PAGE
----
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AI Will Enhance The Careers Of Workers Who Use It As Tool, Not A Crutch

No one knows exactly how Artificial Intelligence (AI) is going to change society, but it’s definitely going to change the workplace. The employees and leaders who thrive will be the ones who know how to use AI as a tool to do their jobs, rather than as a crutch.

That’s according to Calbright faculty member Michael Stewart, who gave a presentation last month at The Non-Credit Institute called “Change, Leadership and AI: Navigating the Future.”

“Most people right now are using AI as a crutch,” Stewart said. “But to be equipped for the future job market, people need to have a competency-based knowledge of AI. Not just use Chat GPT, but make it an effective tool.”

When giving his presentation at The Non-Credit Institute, Stewart used AI to develop the art for his slides and created an AI avatar to introduce him. But the substance of his talk came from his expertise and career experience. 

A leading IT consultant for over 35 years, Stewart is President of Calbright’s Faculty Senate. He holds a Master’s degree in educational technology with a focus on AI. Stewart also serves as one of five California Community College faculty members on the CCC Chancellor’s AI Conversations Working Group, which helps determine how AI is integrated into the CCC system.  

Different kinds of employees will need different kinds of expertise in AI, Stewart said, but the distinction between using the technology as a crutch versus as a tool will be a key distinction.

People use AI as a crutch when they use a generic AI technology to do something they don’t know how to do themselves.  “I can have Chat GPT write for me, but I’m not a writer myself, and that will show up in the finished product,” he said. “A real writer will know what they want to do, have specific prompts that are designed to achieve it, and then develop it themselves from there. Similarly, anyone can have AI write code, but it will be a crutch for someone who doesn’t know how to code.  Someone who does will get very different results.”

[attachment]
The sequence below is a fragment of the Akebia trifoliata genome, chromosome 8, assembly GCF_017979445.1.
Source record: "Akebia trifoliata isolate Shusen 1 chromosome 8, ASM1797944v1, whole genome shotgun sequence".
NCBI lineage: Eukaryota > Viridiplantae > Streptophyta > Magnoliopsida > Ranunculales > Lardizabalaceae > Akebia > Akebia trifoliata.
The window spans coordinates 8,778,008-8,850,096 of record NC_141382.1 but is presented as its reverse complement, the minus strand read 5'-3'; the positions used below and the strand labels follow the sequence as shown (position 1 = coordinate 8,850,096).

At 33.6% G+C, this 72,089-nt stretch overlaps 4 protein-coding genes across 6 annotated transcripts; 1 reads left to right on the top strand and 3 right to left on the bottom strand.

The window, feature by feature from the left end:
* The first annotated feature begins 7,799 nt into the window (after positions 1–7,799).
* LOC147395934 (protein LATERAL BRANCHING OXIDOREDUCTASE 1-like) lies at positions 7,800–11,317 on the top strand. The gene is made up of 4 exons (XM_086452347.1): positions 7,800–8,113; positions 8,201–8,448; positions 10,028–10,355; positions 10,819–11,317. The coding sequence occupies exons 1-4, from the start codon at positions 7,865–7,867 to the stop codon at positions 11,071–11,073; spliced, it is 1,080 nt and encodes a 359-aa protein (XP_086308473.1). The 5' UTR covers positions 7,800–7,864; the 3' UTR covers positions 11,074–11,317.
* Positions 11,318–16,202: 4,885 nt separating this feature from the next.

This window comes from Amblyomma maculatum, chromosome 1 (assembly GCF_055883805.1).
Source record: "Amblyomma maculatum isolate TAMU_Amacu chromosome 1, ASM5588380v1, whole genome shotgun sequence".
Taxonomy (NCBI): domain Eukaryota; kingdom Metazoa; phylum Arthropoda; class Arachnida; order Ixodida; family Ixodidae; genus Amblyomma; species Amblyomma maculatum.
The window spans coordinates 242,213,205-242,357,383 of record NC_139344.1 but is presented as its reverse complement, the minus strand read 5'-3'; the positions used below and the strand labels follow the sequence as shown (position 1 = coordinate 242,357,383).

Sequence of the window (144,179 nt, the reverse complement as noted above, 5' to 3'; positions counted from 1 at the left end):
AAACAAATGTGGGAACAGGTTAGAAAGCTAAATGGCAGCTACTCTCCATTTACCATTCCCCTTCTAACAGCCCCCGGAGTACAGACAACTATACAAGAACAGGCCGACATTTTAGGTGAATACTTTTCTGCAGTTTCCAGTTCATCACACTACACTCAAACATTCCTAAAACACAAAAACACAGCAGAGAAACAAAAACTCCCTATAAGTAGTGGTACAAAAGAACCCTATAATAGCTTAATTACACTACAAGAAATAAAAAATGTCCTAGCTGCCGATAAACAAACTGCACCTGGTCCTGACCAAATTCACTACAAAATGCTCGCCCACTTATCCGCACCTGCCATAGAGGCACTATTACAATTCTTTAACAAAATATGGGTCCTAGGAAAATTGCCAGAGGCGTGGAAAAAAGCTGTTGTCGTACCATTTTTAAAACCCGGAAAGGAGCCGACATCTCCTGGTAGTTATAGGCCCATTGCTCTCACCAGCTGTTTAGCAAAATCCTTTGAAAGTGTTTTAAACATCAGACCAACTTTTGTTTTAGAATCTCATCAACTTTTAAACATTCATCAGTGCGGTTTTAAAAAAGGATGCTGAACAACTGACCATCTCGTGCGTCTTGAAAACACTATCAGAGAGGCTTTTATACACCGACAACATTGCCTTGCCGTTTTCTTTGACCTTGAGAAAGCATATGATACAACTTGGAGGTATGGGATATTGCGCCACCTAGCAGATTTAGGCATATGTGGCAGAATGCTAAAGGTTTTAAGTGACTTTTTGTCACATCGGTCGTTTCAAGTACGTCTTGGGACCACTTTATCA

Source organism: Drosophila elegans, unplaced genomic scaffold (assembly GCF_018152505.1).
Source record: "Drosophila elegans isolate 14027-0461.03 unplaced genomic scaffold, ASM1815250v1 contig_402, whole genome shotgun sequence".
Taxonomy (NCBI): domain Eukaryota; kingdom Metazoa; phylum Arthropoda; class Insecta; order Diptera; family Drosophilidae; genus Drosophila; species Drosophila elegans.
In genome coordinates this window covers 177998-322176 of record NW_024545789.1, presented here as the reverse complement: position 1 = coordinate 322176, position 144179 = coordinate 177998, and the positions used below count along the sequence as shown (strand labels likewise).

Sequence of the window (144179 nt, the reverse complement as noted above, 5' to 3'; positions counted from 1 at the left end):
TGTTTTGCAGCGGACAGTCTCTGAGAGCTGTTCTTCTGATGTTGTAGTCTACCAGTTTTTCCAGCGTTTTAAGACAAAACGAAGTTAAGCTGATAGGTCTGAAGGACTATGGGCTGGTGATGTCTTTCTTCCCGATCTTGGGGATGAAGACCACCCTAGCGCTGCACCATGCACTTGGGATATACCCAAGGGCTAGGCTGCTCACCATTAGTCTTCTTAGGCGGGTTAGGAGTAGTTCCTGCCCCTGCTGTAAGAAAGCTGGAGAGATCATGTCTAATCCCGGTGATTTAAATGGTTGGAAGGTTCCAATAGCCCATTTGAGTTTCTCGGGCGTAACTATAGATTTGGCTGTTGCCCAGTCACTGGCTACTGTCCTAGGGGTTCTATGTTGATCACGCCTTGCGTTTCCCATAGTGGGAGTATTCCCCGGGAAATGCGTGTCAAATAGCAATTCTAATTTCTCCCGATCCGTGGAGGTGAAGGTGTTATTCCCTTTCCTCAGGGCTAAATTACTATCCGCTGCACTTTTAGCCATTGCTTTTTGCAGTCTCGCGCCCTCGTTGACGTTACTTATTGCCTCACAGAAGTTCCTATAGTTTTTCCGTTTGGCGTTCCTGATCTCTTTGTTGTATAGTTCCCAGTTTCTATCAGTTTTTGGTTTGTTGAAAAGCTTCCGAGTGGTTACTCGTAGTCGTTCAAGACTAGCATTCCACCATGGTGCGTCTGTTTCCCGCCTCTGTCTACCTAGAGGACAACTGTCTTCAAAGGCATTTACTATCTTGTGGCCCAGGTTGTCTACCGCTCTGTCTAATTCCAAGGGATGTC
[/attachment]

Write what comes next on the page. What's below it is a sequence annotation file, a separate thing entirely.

To demonstrate mastery of AI skills to future employers, students will need to be familiar with the industry specific AI tools. “It’s not just putting a prompt into Claude, ChatGPT, or Midjourney,” Stewart said. “What specifically would you use for data analysis? For IT support? For cybersecurity? Having up-to-date industry skills and knowledge of the right AI tools for that job will get potential employers excited.”

But while detailed knowledge of specific tools will support employees at the entry and mid-career level, leadership roles will require a broader base knowledge about AI, instead of detailed knowledge of specific tools.

“Leadership will need to be well rounded, to understand that larger fabric of what’s happening in AI, not so they can do it themselves but so they know what kind of questions to ask and what to pay attention to,” he said.

Stewart believes that colleges like Calbright, which are already unconventional and focused on competency-based skill training for the job market, are better suited for teaching this new reality.

“We’re trying to disrupt the job market already by giving our students things that they will see in the workforce but that aren’t really taught in traditional schools. And all of our instructors are in the industry already, so we’re working with real work knowledge that is 100% current.  That’s different already,” he said. “And then we’re adding in durable skills, things that the industry is looking for now. We’re uniquely positioned to help our students get skills that are going to launch them forward quickly.”

AI is constantly changing. Education can keep up.

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